London Local History - this lists street by street items of historical interest - public, industrial buildings & some environmental features in London and its immediate surroundings. Streets are given in OS grid squares - but numbering is not included (sorry!). Older squares give links to adjacent squares - but many are unfinished. Enter search words above right
Mile post, plain iron
A rag stone villageCrockham
Hill is probably thevillage in the
valley with themost rag stone
buildings.The village, high on theGreensand ridge, has superbviews across the Weald and isa good starting point for walksin the surroundingcountryside.On the Greensandridge has many buildings oflocally quarried ragstone.
Crockham Hill became a little Edwardian literary
colony – all Fabians and Russian émigrés.Edward Garnett, Henry Salt, Ford Madox Ford, E.R.Pease, Stephen Crane,
E.V.Lucas and so on.
There is apleasant
little green, part-orchard, in the centre of the village,dedicated to Octavia Hill.
Heath House.Tall, gables
Holy Trinity, 1842.Parish only
formed 1845.Built of local sandstone.
Octavia Hill buried there, NT founder, 1895.Built by a warden of Squerries 'recently'
Cottage inhabited by Lucas a Lamb specialist sold to a US Quaker poet
In 1596 8 acres of ground sank for nearly two weeks
Lewins. Same style with gables
Holy Trinity church, which Charles Warde commissioned in 1842.He was the squire ofSquerryes Court.. All the blocks were cut tosize and
dressed in the yard.Marble effigy
of Octavia Hill next to the altar.Tocelebrate the centenary ofNational Trust in 1995, astained glass window desk;by Alfred Fisher has beeninstalled to commemorate herlife and work.Church Nestles into thehillside and
has beautiful viewsfrom the
churchyard.Pause to look
at the fine Workmanship on
thechurch with its evenly cut anddressed slabs of stone.
The stonemason who
built the churchlived at
Churchyard Octavia Hill, foundermember of the National Trustand pioneering socialreformer,
chose to spend herlater years in
Crockham Hill.She is buried in the churchyard.Octavia Hill, her grave is second to theright under the branches of a yew tree.
Co. set up by Robert
Wickes in 2004. He gave up a City job to do it with Canadian equipment. It is
in an old dairy and uses the same water supply as the defunct Black Eagle
Brewery used. Black Eagle Was taken over by Ind Coope in 1959 and closed in
1965.W. Churchill and Biggin Hill air aces liked it.Their yeast strains were taken to the
National Collection of Yeast Cultures and are being used by this new lot.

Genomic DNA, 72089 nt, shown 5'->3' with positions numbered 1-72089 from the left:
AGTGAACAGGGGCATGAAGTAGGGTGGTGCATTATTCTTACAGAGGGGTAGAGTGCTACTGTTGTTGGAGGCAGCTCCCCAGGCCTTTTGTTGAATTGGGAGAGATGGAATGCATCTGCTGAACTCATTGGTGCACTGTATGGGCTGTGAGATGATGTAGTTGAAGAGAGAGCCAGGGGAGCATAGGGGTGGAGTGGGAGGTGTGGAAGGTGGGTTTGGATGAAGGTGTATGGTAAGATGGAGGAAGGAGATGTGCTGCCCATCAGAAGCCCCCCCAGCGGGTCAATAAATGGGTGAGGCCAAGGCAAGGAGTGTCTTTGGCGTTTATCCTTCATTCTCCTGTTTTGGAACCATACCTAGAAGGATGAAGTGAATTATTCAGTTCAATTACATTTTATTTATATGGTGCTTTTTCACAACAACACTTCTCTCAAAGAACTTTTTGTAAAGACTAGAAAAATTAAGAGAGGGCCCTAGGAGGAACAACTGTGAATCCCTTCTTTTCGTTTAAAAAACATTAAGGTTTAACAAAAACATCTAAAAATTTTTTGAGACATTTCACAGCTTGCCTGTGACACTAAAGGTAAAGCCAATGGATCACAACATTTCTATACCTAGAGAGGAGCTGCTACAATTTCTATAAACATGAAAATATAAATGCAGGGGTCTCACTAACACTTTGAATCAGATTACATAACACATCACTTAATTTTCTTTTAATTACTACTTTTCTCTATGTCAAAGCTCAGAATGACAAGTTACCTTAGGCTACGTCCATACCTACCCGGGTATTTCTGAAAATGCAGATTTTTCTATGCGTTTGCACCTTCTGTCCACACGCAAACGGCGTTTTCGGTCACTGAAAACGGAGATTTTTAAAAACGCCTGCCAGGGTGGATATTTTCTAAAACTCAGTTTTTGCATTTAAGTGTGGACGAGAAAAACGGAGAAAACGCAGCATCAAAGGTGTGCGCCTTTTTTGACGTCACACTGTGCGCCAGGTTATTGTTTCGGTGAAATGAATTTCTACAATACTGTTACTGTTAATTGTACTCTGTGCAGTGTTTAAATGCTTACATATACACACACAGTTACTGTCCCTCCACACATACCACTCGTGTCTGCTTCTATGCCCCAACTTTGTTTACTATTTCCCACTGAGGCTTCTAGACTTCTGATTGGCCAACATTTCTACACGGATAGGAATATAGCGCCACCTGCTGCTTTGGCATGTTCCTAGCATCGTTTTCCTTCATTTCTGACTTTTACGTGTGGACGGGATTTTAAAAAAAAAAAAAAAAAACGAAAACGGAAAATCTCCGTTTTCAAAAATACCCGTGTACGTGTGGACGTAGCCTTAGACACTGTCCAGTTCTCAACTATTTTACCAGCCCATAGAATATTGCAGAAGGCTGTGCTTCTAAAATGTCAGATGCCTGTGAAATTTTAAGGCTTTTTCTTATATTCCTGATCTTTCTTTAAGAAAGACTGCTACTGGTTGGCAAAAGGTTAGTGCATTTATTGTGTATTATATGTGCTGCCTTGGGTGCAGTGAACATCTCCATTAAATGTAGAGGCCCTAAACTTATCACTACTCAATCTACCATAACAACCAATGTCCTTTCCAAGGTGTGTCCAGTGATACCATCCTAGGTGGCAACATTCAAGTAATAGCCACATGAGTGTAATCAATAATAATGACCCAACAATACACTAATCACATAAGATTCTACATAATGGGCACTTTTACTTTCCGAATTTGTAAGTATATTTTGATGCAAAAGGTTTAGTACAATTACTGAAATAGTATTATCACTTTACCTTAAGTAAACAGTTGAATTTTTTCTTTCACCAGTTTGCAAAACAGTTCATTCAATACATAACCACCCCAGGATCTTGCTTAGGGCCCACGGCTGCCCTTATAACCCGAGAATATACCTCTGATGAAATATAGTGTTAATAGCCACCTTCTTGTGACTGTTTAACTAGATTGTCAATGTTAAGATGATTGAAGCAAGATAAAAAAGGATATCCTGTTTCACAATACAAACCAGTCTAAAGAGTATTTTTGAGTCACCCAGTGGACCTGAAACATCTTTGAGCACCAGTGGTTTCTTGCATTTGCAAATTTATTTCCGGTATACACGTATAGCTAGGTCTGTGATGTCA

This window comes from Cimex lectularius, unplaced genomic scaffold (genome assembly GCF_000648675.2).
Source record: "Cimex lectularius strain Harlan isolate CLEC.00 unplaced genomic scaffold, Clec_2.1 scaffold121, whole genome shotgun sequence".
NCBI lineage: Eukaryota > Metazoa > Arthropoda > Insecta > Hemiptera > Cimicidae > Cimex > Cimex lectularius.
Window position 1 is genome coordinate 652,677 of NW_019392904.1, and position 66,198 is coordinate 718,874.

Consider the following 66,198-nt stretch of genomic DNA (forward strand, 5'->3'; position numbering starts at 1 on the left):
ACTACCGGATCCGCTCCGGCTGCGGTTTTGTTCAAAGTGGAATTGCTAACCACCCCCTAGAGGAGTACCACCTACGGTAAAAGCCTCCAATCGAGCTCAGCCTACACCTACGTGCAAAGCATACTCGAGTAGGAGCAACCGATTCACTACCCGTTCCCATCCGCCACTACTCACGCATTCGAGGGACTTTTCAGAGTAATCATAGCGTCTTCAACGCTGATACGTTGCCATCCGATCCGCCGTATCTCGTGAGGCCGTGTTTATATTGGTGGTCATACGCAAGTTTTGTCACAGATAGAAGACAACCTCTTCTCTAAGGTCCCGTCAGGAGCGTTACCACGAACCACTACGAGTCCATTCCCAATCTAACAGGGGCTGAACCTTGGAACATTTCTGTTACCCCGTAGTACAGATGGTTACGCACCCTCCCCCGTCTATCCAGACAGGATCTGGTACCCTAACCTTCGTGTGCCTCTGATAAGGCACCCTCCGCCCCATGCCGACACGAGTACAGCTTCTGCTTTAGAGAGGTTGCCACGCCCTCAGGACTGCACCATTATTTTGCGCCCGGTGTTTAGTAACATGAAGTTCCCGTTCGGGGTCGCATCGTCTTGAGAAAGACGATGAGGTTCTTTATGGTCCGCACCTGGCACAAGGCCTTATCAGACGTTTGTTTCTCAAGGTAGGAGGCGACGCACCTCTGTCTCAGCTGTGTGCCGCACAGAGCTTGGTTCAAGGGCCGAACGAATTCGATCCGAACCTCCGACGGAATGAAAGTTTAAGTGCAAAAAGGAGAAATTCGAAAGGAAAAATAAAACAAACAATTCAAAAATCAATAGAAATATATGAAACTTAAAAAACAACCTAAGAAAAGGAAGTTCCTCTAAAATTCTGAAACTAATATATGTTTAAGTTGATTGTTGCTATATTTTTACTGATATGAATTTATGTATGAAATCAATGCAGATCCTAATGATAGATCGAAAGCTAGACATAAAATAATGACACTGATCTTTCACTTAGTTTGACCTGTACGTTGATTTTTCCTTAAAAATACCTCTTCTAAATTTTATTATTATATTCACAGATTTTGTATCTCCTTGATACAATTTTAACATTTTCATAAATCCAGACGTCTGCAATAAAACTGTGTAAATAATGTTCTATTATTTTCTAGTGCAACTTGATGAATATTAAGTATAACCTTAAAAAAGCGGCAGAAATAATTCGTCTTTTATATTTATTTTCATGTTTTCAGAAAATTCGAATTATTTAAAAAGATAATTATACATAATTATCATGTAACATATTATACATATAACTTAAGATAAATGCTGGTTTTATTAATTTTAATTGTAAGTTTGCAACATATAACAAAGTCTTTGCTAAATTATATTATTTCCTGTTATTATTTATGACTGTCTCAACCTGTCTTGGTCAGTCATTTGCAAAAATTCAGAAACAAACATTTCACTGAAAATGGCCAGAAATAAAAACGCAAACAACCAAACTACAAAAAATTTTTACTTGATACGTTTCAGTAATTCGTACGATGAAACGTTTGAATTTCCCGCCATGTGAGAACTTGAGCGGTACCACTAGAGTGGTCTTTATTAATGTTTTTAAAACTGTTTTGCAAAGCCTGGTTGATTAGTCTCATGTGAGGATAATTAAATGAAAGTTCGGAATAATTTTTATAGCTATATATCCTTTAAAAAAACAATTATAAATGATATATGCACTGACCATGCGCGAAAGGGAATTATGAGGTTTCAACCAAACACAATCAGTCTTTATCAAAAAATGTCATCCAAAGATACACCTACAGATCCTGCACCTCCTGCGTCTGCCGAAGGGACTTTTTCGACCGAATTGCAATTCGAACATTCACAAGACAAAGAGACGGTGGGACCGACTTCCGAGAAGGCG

Post to the south Woodside Post to the east Birkbeck Post to the north Anerley Albert Road This road is the earliest built here, first listed in 1855, and although the Croydon Canal was no longer in use it influenced the alignment of the road. From the junction with Portland Road looking the curve of the road reflects the line of the old canal which was to the north of the houses. It is named after Albert, the Prince Consort. 74-76 Stanleybury . Very large three-storey semis. Built for William Stanley, who moved to 74 in 1867. William Stanley’s works in South Norwood was complimented by his local philanthropy. His site is now a close of modern flats. Accidentally demolished. 67 small trading estate and MOT centre . At one time this was home to a theatre transport specialist. St.Mark . This was the first church in the area and is the parish church by G. H. Lewis. The nave was built in 1852 and the church was extended in 1862 and in successive years until 1890. It is in Kentis
River Lea/Bow Creek The Lea winds itself generally southwards towards the Thames TQ 39505 81448 Canning Town on the Essex bank of Lea/Bow Creek. This was, and is, a heavily industrialised area together with a very down market housing area with markets, shops, cinemas, pubs and many charitable and missionary organisations. In the 2000s public transport has been transformed and much housing renewed, and it is an area in a great deal of change. Post to the west Poplar Post to the south Leamouth and Dome Post to the east Canning Town, Butchers Road Post to the north West Ham Station Appleby Road The road is named after a local ARP warden who was killed during the Blitz. A pre-war suburban ideal is demonstrated in this West Ham estate. Barking Road It was built by the Commercial Road Turnpike Trust from the East India Docks eastwards. Now the A124 it formed part of the original A13 before the building so the East Ham and Barking Bypass in 1928. It was widened as part o
Post to the west (north west quarter) Mile End Post to the west (north east quarter) Post to the east Bromley by Bow Post to the north Old Ford Addington Road Addington Arms . Pub dating from the 1860s. It does not appear to be still there. Police stables . From 1938 twenty horses were located here. These stables were built in moderne style white concrete by police surveyor Gilbert Mackenzie Trench. There is a stable at the back as well as tack rooms and a chimney for the forge – there was a full time farrier. Above are two flats for married police officers. The white concrete wall is original. Alfred Street 1-5 Inland Revenue Office . Sold off 1981. Has been used as a college an as offices Almshouses Way, This was once called Priscilla Street. 1 Drapers' Almshouses . These were built in 1706. What remains is a brick group of four tenements with central raised and pedimented chapel. They were restored in 1982 but were originally part of a larger group funded by